What role does Athletics play in local communities?

The London 2012 Olympics offered to create a legacy of sport for a generation. With the upcoming games in Rio offering to once again display the best Athletes from across the world, BHM takes a look at how sport over the past four years have changed the lives of Black British children.

The Lea Valley Athletics Centre is one of several Athletics centres based in and around London. Housing an indoor 200m and an outdoor, nine lane 400m track, Lea Valley Athletics Centre is the largest Athletics centre serving the South East of England. Open to the public, the centre hosts almost daily sessions for Adults, children, group and individual sessions; which has seen the likes of Anthony Joshua, Dwayne Chambers and other high profile sports stars walk through the doors and use the facilities. But since the centre’s opening in 2007, it has mainly been the children who have benefited from the facility.

“I remember my son coming in one day telling me that he had to run from some boys on our estate.” Recalls one mother who sits in the stands of the indoor facility. “I told him that if he could outrun those boys, then he might as well do what Usain (Bolt) does and become a sprinter. I signed him up (to become a member) here the next month.” In the past two years that Sasha’s son, Nathan has been a member, Sasha has seen a vast improvement in his behaviour. 
“Now he doesn’t even have the energy to go to the shops after school. He chooses to eat right and Athletics has kept him out of trouble. He’s far more disciplined since coming here and I don’t think I’ve had a single call home from school in the past year.”
For Sasha, Athletics has provided her family an escape from the gang violence that she claims has ‘gripped’ her North London estate. 

“Honestly, as Nathan was growing up, my greatest fear was that he would grow into a ‘bad John’ and just cause trouble, might sell drugs to keep up a certain lifestyle, get into fights- or God forbid, end up dead over a small misunderstanding.”

The phenomenon of Athletics ‘saving lives’ is one I continue to come across as I visit Athletics Centres across the city, as many of their members come from low-income households or areas where the crime rate is higher than the national average.
However, Athletic Centres and the sports played within have provided more than just a place to spend time away from the troubles of everyday life; for some, Athletics has been a way to accomplish a dream.

I met with Christopher, an Athlete from Birmingham who’s urge to become the next 100m star for the UK was one that grew from the success of the Jamaican 4x100m team in Beijing. The now famous team, which featured Bolt, Powell, Carter and Frater all won Gold at a World Record time. 

“We’re Jamaican and I’m in the car with my mum, she’s trying to get home as fast as possible to watch the final. So the race starts and the moment we see the yellow jersey break into first place, the whole house feels like it’s shaking because we’re shouting so much. When the race was over, we all were just hugging each other, still cheering. It was that day that I realised that I want to make my people feel that proud, in not just me or a team, but for the country as well.”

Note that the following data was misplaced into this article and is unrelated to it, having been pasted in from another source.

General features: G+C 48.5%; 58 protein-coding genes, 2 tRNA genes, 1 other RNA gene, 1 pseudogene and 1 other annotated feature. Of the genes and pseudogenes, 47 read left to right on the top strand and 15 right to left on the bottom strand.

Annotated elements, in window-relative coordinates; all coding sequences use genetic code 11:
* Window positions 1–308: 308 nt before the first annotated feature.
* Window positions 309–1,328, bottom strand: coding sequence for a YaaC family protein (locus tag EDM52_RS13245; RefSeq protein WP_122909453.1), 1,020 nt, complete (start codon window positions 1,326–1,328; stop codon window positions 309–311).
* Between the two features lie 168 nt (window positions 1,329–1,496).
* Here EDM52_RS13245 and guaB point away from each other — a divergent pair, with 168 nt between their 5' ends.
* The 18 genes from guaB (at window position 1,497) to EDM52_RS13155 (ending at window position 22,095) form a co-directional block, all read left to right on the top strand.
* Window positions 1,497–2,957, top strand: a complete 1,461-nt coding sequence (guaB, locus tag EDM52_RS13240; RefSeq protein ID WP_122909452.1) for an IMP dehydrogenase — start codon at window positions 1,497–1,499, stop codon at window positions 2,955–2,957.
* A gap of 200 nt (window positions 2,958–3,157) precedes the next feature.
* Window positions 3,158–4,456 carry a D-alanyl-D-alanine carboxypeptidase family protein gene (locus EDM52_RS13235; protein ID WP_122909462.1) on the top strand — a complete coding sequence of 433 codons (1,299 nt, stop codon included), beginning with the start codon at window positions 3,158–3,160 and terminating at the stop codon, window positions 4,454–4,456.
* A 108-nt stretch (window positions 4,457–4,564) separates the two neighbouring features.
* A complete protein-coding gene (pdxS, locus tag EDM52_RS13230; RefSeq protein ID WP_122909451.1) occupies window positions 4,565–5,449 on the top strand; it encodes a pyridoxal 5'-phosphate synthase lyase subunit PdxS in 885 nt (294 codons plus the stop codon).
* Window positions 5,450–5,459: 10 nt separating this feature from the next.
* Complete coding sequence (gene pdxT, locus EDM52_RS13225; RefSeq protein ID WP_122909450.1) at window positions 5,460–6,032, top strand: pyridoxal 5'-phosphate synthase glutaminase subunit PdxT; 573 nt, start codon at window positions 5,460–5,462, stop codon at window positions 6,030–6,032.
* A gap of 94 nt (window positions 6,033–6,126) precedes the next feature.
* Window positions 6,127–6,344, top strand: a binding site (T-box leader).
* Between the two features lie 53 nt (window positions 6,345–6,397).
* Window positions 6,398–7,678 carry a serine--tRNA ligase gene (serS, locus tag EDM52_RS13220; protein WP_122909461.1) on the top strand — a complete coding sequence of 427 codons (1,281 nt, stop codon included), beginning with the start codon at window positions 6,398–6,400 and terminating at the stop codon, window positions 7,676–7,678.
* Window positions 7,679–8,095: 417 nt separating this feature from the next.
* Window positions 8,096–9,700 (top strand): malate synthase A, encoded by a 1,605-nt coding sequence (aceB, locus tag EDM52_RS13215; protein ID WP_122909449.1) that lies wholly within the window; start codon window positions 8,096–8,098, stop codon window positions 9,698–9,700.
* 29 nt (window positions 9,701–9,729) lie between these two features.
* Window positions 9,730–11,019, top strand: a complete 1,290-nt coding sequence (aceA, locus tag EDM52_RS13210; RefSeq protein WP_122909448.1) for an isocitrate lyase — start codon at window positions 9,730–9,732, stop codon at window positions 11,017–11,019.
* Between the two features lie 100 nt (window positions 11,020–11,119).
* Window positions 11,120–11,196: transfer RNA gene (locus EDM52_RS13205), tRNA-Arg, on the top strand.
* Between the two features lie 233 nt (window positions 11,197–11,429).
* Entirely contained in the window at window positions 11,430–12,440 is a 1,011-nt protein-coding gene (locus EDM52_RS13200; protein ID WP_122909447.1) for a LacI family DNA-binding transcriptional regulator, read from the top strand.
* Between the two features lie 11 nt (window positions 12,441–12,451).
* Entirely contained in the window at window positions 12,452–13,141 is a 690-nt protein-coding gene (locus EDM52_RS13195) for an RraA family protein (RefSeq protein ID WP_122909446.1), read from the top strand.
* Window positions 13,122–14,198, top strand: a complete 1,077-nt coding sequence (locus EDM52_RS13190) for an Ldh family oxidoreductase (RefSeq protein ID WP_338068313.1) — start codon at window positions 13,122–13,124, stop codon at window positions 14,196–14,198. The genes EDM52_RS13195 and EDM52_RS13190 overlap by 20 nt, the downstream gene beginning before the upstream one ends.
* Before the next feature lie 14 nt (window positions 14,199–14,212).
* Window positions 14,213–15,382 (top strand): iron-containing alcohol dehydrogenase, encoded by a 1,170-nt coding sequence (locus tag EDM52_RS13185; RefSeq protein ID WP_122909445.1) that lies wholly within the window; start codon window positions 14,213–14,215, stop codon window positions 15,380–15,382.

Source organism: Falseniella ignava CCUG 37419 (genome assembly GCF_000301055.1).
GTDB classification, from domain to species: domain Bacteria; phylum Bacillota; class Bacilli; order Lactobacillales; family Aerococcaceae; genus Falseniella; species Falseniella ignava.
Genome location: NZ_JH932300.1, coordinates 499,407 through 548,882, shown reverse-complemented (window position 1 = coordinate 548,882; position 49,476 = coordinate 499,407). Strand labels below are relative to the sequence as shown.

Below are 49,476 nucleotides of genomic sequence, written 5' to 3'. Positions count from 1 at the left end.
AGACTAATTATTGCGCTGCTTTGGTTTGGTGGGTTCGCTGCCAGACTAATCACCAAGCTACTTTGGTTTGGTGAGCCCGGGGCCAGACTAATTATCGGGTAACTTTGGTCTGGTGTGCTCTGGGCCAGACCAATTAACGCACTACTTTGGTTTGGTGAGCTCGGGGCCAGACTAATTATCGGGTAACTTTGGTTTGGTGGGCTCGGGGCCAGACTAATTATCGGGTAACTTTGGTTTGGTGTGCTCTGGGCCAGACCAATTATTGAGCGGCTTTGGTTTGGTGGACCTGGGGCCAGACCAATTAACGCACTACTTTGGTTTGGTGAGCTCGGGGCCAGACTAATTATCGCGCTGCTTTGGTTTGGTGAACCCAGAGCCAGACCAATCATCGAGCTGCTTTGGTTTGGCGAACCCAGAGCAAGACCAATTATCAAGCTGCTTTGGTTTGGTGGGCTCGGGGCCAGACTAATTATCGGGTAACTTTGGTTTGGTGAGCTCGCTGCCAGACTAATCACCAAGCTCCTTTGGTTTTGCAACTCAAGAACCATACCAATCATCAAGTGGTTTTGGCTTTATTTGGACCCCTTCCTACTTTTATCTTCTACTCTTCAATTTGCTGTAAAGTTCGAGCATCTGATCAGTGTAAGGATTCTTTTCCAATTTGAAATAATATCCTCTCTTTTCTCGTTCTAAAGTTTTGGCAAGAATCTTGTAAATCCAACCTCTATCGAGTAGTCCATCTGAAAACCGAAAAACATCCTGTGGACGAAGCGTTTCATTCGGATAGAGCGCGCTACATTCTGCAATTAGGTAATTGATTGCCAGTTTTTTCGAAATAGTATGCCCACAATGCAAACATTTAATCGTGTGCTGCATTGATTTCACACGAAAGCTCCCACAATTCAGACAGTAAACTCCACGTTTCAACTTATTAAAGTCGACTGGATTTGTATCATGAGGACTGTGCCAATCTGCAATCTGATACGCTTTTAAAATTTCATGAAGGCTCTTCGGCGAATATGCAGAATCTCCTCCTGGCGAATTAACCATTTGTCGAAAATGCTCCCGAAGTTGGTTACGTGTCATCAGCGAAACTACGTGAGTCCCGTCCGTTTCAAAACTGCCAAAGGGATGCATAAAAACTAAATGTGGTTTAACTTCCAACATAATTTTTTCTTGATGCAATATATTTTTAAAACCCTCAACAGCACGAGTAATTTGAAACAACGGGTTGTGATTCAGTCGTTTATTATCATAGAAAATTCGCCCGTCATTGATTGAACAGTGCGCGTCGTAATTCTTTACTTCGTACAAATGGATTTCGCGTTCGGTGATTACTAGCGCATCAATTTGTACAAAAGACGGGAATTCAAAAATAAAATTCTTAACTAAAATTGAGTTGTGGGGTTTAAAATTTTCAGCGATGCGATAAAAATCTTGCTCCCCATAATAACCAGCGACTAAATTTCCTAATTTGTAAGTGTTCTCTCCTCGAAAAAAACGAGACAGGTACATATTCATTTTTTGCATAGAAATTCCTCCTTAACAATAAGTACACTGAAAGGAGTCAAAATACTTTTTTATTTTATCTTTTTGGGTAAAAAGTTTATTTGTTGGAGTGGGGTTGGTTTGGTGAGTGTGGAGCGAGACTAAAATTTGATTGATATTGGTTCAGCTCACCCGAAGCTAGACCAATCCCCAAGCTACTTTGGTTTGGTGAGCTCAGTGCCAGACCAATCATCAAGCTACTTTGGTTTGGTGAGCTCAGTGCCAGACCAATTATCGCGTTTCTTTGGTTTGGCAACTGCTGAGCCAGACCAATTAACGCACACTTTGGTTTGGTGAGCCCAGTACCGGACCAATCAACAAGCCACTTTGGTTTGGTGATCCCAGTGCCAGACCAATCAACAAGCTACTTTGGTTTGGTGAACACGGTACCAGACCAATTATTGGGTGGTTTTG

In the eight years since witnessing the Jamaican men’s team obliterate the world stage, Christopher has gone on to become a regular top 15 UK athlete with his own clothing sponsorship deal. How far is Christopher from accomplishing his dream of making the country proud at the Olympics? That awaits to be seen with an upcoming trail in the Diamond league championship taking place in Birmingham, though he understands that failure this time around does not mean failure to achieve in another four years’ time.

However, not all have been supportive of the avenues Athletics have provided for their children. “I honestly hoped that my children would break away from the stereotype of being yet another Black child being good at sports.” Complained one parent during our conversation, but it is a complaint that a growing number of coaches are aiming to combat.

Speaking to an under 15’s coach at Lea Valley Athletics Centre, she tells me that classroom attainment is more important than on-track performance. “I’m more than happy to not include a child into a squad if they are not going to school and doing well.” Parents can offer support here too, with a number of coaches supporting the decision for a parent to remove their child from an event if their grades have slipped.

So what role does Athletics play within the local community? The short answer is that it is a support network, one that young, Black, British children can utilise. With a chance to escape the troubles of the city and the pressures of home, Athletics has broken away from the stereotype of only teaching sport. Now children have the opportunity to develop themselves and their academic potential whilst simultaneously providing a career for those who may want to take it on further.
The Athletic Centre could be the future Community Centre.